Great well researched article Sucheta!
    I still maintain that our commercial banks have no business to go beyond their age old mandated core banking activity of accepting deposits and making of safe advances and putting their manpower to effectively recover the monies lent out.
    Instead of doing the latter, today in the name of rendering they are seen to be venturing into all kinds of non banking services through "financial malls" by induldging in unbridled sales of all kinds of toxic third party products like insurances of all kinds, mutual fund instruments,art funds, gold and god only know what will come next!
    The bank staff at all levels are utterly incompetent as they are not trained or geared for dealing in thse products, they totally lack the knowhow and technical expertise in how to render after sales services in the case of insurance in lodging of claims and following them up through to ultimate settlement, or obtain redemption of MF products - all this is passed on to their ubiquitous 'back office' an anonymous impersonal entity without any interface with customer relations.
    RBI's "TCF" is indeed a great concept on paper. It seems to be more like "KYC" that has turned out to be "Kill/kick Your Customer"!
    I eagerly look forward to achievements of TCF that it has run over the last year since it was intrduced.


    7 years ago



    7 years ago

    This is a timely well researched analytical article by Sucheta Dalal.
    RBI now should give top priority in making strict regulatory rules to protect the interest of the consumers.
    I would like to add one important area where the protection by way of regulatory direction is immediately required and that is a fraudulent transaction done ONLINE by a customer thru' Credit Card. When it is immediately informed to the credit card issuing bank, the bank must FREEZE that payment till the disputed transaction is investigated and resolved.Presently the card issuing bank expresses its inability to do this but to automatically honour the payment to Merchant banker/ establishment account whether claimed by them or not. They argue, their Inter-bank transaction agreement provides so. This clearly goes against the interest of the retail bank consumers.This MUST GET CURBED BY THE REGULATOR.


    7 years ago

    I am working on developing standards for activities of consumer clubs' in academic institutions in India - schools, colleges, and universities. I would like to know how best Moneylife could help in developing contents for different level of c-clubs activities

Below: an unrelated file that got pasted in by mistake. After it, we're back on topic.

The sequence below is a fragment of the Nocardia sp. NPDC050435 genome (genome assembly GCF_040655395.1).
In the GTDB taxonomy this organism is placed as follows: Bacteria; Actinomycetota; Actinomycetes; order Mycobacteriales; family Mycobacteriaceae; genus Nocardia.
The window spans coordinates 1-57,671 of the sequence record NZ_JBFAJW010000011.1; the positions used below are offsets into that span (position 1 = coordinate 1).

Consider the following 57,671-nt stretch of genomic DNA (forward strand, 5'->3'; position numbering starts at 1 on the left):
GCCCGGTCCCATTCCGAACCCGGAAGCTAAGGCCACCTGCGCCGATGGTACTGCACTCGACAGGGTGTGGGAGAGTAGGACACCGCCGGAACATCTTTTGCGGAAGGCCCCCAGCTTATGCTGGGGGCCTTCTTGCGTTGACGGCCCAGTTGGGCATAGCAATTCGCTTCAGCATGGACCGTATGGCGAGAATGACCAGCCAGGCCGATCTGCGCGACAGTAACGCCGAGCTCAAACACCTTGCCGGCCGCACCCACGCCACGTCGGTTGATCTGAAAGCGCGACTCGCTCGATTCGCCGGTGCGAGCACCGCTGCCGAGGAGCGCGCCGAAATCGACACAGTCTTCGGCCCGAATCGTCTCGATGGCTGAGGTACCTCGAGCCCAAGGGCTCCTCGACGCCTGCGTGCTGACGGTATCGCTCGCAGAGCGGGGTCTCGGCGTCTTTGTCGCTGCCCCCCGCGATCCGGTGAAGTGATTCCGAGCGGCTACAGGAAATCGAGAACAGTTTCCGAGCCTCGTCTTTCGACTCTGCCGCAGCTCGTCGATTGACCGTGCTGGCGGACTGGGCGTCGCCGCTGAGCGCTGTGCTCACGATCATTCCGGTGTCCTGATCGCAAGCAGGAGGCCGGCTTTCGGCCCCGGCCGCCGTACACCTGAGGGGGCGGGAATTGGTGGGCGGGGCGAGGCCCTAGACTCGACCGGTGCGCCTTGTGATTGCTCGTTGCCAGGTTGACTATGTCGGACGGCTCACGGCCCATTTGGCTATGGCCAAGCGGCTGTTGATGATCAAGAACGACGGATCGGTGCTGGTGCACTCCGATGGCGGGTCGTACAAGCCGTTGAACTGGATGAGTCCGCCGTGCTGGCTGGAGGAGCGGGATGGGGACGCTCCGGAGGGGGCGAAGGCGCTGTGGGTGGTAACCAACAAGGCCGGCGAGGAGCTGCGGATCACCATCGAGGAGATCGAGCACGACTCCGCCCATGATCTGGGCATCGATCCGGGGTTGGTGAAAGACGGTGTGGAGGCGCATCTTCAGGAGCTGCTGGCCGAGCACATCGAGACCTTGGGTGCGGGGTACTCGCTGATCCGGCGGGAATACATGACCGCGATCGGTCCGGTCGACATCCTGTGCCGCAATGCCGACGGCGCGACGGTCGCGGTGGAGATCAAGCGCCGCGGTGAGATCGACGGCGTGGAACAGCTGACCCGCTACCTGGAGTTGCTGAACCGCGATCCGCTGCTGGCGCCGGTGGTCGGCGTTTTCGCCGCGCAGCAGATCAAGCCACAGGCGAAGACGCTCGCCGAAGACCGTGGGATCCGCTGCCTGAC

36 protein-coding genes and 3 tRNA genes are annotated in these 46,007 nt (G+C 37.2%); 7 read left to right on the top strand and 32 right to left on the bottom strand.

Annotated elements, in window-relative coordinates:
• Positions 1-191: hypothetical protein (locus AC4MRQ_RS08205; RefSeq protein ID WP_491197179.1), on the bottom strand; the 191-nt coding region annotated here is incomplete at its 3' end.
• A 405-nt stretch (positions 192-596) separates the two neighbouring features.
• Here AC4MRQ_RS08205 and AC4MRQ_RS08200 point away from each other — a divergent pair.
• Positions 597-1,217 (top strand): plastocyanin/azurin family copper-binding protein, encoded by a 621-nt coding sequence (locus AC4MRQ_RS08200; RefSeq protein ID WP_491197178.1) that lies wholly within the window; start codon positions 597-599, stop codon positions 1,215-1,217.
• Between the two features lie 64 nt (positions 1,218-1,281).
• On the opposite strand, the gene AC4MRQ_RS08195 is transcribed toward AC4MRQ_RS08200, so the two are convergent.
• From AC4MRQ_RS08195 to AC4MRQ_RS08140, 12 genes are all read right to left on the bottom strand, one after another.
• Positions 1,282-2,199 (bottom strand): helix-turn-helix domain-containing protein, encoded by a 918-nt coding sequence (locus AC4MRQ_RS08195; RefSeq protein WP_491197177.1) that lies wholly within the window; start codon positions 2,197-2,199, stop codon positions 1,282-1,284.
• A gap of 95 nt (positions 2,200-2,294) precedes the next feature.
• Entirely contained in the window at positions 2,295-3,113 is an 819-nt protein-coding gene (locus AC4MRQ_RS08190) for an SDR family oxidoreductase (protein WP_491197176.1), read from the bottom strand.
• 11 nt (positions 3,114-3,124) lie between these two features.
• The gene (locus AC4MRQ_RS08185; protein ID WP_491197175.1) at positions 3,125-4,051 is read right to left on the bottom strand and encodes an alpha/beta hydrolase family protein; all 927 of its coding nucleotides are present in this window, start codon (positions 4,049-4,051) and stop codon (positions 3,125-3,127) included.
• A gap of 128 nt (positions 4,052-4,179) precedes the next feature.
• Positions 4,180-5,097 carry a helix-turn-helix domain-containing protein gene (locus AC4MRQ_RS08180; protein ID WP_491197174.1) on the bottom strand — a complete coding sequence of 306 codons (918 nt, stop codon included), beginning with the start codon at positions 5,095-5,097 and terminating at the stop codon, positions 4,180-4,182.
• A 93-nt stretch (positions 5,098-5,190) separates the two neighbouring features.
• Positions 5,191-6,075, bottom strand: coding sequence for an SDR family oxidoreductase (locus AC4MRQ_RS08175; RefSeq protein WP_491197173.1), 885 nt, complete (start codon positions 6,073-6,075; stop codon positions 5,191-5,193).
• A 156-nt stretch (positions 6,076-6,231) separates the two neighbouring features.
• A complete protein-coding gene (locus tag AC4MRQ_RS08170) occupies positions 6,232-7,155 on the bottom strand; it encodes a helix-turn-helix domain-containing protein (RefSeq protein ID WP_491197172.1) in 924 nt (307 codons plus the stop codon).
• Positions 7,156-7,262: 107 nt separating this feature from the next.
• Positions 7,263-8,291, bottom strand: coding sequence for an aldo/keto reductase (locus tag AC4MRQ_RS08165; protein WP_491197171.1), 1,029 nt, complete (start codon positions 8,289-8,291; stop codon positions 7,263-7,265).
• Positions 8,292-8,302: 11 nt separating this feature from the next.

In fact, my organisation, Binty, has been working jointly with BOs to spread awareness on banking services but do not find it very communicating. Please advise how to go about.


    nagesh kini

    In Reply to gcmbinty 7 years ago

    Do let me know your contact email.May be I can possibly help you in developing contents for your consumer clubs.

    Vaibhav Dhoka

    7 years ago

    What is cost for bank for collection of cheque.Bank charges account-holder for cheques returned unpaid.What is logic in this practice.In some instances Bank of Maharashtra has levied Rs 6 as transaction charges when asked to explain manager and staff member pass buck.For such petty amount one cannot put his energy on such issue.But cheque return charges must be discussed through this forum.



    In Reply to Vaibhav Dhoka 7 years ago

    Private Banks Charge Rs,500 (appr.)for Cheques Returned .All FIs Collect Cheques in advance for EMIs on their Loans and if any dispute arises on this Issue and Consumer does not like to Pay furthur ,FIs including Banks simply present cheques for collection and Banks Charge heavily for Cheques returned charges , I am charged Rs,3000 in 3 months by HDFC Bank and I have closed my Account with them to avoid these Charges.Thus RBIs Control to Pull up Banks is a must.Money Life only can do it.